The gospel message is also effectively communicated through hard-hitting commercial-length mini-dramas that cover such themes as hope, unity, forgiveness and the power of prayer.

At the end of each minidrama viewers are prompted to call a phone number displayed on the screen and connect with one of the trained volunteers at the network’s counseling center, Un Buen Consejo (Good Advice). So far, more than 35,000 people have committed their lives to Christ after calling in.

Last year alone, more than 11,000 people committed their lives to Christ and were directed to a local church while they talked to Un Buen Consejo counselors.

“We believe there have been eternal dividends,” Gonzales says. “We exist to see people come to an understanding of Jesus Christ so that they will embrace Him as their Savior.”

God-given allies

During an Unsión staff meeting two years ago Gonzales told the story of a young man named Miguel, whom he met the Sunday before during an altar call at his church.

“I asked him why he had come to our church,” Gonzales says. “He said, ‘The craziest thing happened last night while I was flipping through the channels on my television.’”

Miguel went on to describe seeing a commercial on Unsión like none he had ever seen. When he was prompted to call Un Buen Consejo for prayer, he did not hesitate. Nor did he decline to accept the counselor’s invitation to attend church.

At the end of the service, Gonzales says, Miguel came forward to receive Jesus Christ as his Lord and Savior.

“I don’t know how God can prompt a young man to tune into a television channel, call a counseling center and come to church, but He does,” McDonald says. “God definitely works in mysterious ways.”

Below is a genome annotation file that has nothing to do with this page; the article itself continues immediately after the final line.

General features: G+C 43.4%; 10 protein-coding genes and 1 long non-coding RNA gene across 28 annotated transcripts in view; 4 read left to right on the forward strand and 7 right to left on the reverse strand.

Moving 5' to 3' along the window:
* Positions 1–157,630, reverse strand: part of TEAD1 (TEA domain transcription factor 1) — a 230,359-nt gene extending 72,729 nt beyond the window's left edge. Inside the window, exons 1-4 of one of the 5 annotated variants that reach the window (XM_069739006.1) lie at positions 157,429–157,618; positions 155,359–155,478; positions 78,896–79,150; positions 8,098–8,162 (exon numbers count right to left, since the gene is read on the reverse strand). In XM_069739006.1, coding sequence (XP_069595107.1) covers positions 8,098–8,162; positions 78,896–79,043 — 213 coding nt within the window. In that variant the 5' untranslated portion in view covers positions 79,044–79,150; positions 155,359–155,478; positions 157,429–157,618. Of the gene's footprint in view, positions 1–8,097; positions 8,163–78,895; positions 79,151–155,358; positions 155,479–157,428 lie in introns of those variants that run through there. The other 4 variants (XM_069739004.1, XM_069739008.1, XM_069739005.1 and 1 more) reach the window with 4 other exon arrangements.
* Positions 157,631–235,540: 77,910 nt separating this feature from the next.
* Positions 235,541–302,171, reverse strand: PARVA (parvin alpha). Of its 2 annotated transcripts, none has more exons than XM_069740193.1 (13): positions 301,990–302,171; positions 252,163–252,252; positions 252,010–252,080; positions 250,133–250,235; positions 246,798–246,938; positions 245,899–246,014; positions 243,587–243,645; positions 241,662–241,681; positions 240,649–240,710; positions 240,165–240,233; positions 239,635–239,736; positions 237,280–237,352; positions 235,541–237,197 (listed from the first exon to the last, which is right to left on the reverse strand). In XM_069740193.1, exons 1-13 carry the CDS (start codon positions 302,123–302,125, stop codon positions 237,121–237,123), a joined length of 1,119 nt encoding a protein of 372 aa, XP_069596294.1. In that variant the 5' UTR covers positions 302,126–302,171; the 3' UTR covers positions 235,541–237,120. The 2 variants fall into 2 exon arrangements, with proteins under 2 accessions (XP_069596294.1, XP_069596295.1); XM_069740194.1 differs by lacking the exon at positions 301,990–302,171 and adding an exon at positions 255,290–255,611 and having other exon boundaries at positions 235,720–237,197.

In demand

As Unsión’s capabilities and influence have grown, so has the need, says McDonald, for family-friendly, evangelistic, values-oriented programming.

As evidence, he points to viewers in Cali, Colombia. When they heard about Unsión, they went to their cable company and asked that the network be broadcast locally. The local cable operator told them he might carry the broadcasts if they could produce 25,000 signatures from people interested in having such a network as an option. Within months, 25,000 signatures were collected. Today more than 80,000 homes in Cali receive Unsión.

McDonald says people are not only coming to Christ through the efforts of the network, but culture also is being shaped in a positive way.

“He who tells the story, shapes the culture,” he says. “The God-serving storyteller will change the world one lost soul at a time by proclaiming Kingdom truths and values in a manner that gives full life to a living message.”

As Unsión continues with its expansion plans, ongoing funding is needed to reach every country where Spanish-speakers reside. Though such a goal is ambitious, McDonald has seen miraculous breakthroughs on many levels.

One of the most recent took place when the network inked a deal to bring Unsión to the Galápagos Islands — the birthplace of Darwinism.

If McDonald had it his way, Unsión would be available to every Spanish-speaker in the world. Since that is yet to be a reality, he will be content getting Unsión into as many European and South American countries and in cities throughout the United States as quickly as funding will allow.

“It’s crucial that we reach the Spanish-speakers in this world with the gospel of Jesus Christ before someone else reaches them with a message that does not promise eternal life,” McDonald says.  

By presenting an alternative to the often violent and sexually explicit programming that is so common today, Unsión is boldly taking the message of Christ into Spanish-speaking homes and to viewers who have never heard the good news.

That’s something to switch channels for.


KIRK NOONAN is managing editor of Today’s Pentecostal Evangel and blogs at Simple Plan (knoonan.agblogger.org).

E-mail your comments to tpe@ag.org.